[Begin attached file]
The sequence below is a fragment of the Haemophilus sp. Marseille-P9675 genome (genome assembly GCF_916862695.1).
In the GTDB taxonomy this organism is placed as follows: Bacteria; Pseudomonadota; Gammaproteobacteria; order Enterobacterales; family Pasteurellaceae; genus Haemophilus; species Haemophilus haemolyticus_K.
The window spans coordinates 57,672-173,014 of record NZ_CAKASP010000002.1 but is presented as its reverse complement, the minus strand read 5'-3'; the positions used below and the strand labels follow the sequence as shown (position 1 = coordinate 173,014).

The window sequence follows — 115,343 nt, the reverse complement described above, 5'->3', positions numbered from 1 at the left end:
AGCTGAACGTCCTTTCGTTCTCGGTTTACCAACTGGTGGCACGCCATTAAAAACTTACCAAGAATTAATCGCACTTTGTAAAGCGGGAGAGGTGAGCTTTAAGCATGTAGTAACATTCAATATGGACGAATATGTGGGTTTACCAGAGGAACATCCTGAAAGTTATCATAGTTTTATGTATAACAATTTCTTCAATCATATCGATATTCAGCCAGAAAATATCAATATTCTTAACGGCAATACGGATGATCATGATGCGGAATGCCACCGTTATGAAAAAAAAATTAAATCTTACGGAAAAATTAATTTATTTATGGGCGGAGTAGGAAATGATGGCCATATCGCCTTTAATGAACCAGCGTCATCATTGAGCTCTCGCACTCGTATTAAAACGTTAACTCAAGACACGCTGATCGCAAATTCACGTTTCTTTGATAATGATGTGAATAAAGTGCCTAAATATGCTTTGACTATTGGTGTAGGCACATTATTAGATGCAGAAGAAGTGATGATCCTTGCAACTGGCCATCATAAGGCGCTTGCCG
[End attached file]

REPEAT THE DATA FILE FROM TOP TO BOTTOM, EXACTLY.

The sequence below is a fragment of the Haemophilus sp. Marseille-P9675 genome (genome assembly GCF_916862695.1).
In the GTDB taxonomy this organism is placed as follows: Bacteria; Pseudomonadota; Gammaproteobacteria; order Enterobacterales; family Pasteurellaceae; genus Haemophilus; species Haemophilus haemolyticus_K.
The window spans coordinates 57,672-173,014 of record NZ_CAKASP010000002.1 but is presented as its reverse complement, the minus strand read 5'-3'; the positions used below and the strand labels follow the sequence as shown (position 1 = coordinate 173,014).

The window sequence follows — 115,343 nt, the reverse complement described above, 5'->3', positions numbered from 1 at the left end:
AGCTGAACGTCCTTTCGTTCTCGGTTTACCAACTGGTGGCACGCCATTAAAAACTTACCAAGAATTAATCGCACTTTGTAAAGCGGGAGAGGTGAGCTTTAAGCATGTAGTAACATTCAATATGGACGAATATGTGGGTTTACCAGAGGAACATCCTGAAAGTTATCATAGTTTTATGTATAACAATTTCTTCAATCATATCGATATTCAGCCAGAAAATATCAATATTCTTAACGGCAATACGGATGATCATGATGCGGAATGCCACCGTTATGAAAAAAAAATTAAATCTTACGGAAAAATTAATTTATTTATGGGCGGAGTAGGAAATGATGGCCATATCGCCTTTAATGAACCAGCGTCATCATTGAGCTCTCGCACTCGTATTAAAACGTTAACTCAAGACACGCTGATCGCAAATTCACGTTTCTTTGATAATGATGTGAATAAAGTGCCTAAATATGCTTTGACTATTGGTGTAGGCACATTATTAGATGCAGAAGAAGTGATGATCCTTGCAACTGGCCATCATAAGGCGCTTGCCG